selecting the predetermined characteristics of the technical system from the group consisting of a state/next state behavior and an output behavior of the technical system.
2. The method according to claim 1, which comprises defining the result of the comparison as one of equality of and a difference between the first characteristic and the predetermined characteristics of the technical system.
3. The method according to claim 2, which comprises verifying the first characteristic by the technical system on the basis of the equality.
4. The method according to claim 1, which comprises selecting the at least two comparison methods from the group of comparison methods consisting of:
SAT comparison method;
simulation method;
BDD method;
ATPG method; and
methods based on internal equivalence points.
5. The method according to claim 4, wherein the BDD method is an ROBDD method.
6. The method according to claim 5, which comprises carrying out the ROBDD method with respect to leaves or with respect to sectional planes in a graph representing the Boolean functions.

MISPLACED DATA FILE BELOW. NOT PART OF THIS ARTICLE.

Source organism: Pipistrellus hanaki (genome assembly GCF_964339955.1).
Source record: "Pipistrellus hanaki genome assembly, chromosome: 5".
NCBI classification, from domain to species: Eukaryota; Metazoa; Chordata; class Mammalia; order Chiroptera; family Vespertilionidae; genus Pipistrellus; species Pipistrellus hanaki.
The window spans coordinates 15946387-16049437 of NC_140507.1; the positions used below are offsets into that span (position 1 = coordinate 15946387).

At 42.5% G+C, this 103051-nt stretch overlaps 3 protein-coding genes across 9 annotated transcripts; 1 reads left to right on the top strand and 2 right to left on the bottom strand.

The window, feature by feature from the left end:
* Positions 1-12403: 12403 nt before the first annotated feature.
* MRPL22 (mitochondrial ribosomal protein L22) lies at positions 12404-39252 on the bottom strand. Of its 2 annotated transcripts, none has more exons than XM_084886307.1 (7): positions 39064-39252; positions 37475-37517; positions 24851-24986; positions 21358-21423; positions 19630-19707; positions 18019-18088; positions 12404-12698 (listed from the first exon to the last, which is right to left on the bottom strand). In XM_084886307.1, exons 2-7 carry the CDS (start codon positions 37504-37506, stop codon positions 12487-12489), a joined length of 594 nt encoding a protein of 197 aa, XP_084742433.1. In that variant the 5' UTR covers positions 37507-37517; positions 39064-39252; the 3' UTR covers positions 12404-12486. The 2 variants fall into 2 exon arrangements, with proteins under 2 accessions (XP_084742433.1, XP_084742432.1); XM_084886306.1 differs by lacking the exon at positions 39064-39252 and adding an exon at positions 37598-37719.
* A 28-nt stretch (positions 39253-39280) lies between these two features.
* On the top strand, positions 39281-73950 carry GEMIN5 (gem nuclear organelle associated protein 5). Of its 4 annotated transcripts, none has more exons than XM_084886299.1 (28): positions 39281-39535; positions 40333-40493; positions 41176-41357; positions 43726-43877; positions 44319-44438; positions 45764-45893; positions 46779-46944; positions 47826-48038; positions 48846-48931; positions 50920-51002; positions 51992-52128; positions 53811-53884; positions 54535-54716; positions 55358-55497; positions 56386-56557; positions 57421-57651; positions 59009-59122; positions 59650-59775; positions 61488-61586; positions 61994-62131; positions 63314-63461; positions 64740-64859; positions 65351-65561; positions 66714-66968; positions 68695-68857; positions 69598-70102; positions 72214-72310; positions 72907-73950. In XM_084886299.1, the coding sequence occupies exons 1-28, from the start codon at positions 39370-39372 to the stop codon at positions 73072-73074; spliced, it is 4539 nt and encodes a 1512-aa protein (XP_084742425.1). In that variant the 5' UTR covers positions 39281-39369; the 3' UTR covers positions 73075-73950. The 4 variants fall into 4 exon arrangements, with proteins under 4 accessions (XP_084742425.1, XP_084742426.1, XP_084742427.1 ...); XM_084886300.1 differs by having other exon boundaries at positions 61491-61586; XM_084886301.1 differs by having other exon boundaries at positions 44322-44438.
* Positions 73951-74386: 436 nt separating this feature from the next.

7. The method according to claim 1, which comprises defining a circuit as the technical system.
8. The method according to claim 1, which comprises defining an electrical circuit as the technical system.
9. The method according to claim 1, which comprises defining a finite automatically controlled device as the technical system.
10. The method according to claim 1, wherein the first characteristic describes a behavior of the technical system over a predetermined time interval.